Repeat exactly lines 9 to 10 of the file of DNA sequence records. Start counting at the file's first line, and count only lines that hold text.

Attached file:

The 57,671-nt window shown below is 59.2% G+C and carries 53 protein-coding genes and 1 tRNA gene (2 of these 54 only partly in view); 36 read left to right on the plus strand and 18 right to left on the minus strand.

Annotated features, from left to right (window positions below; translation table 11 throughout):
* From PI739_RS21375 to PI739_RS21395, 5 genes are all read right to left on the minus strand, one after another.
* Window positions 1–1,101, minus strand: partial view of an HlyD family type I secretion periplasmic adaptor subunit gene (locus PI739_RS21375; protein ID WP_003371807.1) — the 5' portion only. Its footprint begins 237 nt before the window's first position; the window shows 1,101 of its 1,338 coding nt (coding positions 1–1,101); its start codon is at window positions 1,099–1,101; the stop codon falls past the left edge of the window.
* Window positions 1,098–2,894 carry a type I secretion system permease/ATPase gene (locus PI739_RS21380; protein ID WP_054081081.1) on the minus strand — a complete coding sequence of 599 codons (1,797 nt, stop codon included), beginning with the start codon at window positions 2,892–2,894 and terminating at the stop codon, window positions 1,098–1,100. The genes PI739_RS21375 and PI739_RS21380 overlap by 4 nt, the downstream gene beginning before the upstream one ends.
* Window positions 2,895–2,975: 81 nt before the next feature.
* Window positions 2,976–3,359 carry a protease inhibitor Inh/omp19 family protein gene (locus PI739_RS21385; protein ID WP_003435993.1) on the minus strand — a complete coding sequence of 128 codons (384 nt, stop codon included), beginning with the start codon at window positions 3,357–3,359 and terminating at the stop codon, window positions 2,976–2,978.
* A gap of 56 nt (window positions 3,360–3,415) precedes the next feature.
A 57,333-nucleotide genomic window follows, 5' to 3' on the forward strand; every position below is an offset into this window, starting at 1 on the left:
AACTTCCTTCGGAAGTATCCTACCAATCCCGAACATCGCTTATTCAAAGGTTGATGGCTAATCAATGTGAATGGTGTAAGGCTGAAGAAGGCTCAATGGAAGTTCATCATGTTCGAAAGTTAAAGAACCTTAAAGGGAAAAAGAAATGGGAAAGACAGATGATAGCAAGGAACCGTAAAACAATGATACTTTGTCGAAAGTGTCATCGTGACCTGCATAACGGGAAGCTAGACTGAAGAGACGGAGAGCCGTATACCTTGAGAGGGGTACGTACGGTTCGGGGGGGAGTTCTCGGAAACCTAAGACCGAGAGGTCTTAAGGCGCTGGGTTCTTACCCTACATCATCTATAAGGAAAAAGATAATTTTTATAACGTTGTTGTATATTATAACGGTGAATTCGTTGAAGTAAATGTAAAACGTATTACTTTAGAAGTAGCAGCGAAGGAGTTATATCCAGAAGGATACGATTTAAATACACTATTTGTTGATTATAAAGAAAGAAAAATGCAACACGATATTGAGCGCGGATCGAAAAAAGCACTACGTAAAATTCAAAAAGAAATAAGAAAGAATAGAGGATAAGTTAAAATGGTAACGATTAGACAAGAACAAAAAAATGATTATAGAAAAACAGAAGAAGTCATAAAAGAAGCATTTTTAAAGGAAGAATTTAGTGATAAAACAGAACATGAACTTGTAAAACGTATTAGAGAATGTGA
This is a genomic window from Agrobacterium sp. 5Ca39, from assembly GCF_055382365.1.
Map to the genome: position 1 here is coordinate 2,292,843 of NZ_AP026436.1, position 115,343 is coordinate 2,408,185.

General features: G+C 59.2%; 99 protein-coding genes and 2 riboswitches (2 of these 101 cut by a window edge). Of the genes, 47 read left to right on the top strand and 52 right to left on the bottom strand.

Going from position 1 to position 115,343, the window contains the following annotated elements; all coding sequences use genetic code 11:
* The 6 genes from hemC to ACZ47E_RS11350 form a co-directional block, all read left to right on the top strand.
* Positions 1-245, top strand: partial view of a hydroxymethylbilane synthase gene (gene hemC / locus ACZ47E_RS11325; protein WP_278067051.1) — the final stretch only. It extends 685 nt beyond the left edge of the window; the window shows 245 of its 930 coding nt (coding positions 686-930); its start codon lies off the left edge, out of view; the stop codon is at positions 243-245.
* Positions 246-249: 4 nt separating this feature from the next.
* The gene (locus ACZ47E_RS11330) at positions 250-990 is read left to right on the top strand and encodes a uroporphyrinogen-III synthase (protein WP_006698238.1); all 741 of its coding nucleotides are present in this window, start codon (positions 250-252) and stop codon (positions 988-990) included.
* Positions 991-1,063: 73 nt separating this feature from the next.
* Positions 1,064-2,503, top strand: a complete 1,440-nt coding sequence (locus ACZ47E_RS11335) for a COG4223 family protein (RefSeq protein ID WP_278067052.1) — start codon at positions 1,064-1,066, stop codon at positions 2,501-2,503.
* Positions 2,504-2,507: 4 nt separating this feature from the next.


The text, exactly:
A 57,333-nucleotide genomic window follows, 5' to 3' on the forward strand; every position below is an offset into this window, starting at 1 on the left:
AACTTCCTTCGGAAGTATCCTACCAATCCCGAACATCGCTTATTCAAAGGTTGATGGCTAATCAATGTGAATGGTGTAAGGCTGAAGAAGGCTCAATGGAAGTTCATCATGTTCGAAAGTTAAAGAACCTTAAAGGGAAAAAGAAATGGGAAAGACAGATGATAGCAAGGAACCGTAAAACAATGATACTTTGTCGAAAGTGTCATCGTGACCTGCATAACGGGAAGCTAGACTGAAGAGACGGAGAGCCGTATACCTTGAGAGGGGTACGTACGGTTCGGGGGGGAGTTCTCGGAAACCTAAGACCGAGAGGTCTTAAGGCGCTGGGTTCTTACCCTACATCATCTATAAGGAAAAAGATAATTTTTATAACGTTGTTGTATATTATAACGGTGAATTCGTTGAAGTAAATGTAAAACGTATTACTTTAGAAGTAGCAGCGAAGGAGTTATATCCAGAAGGATACGATTTAAATACACTATTTGTTGATTATAAAGAAAGAAAAATGCAACACGATATTGAGCGCGGATCGAAAAAAGCACTACGTAAAATTCAAAAAGAAATAAGAAAGAATAGAGGATAAGTTAAAATGGTAACGATTAGACAAGAACAAAAAAATGATTATAGAAAAACAGAAGAAGTCATAAAAGAAGCATTTTTAAAGGAAGAATTTAGTGATAAAACAGAACATGAACTTGTAAAACGTATTAGAGAATGTGA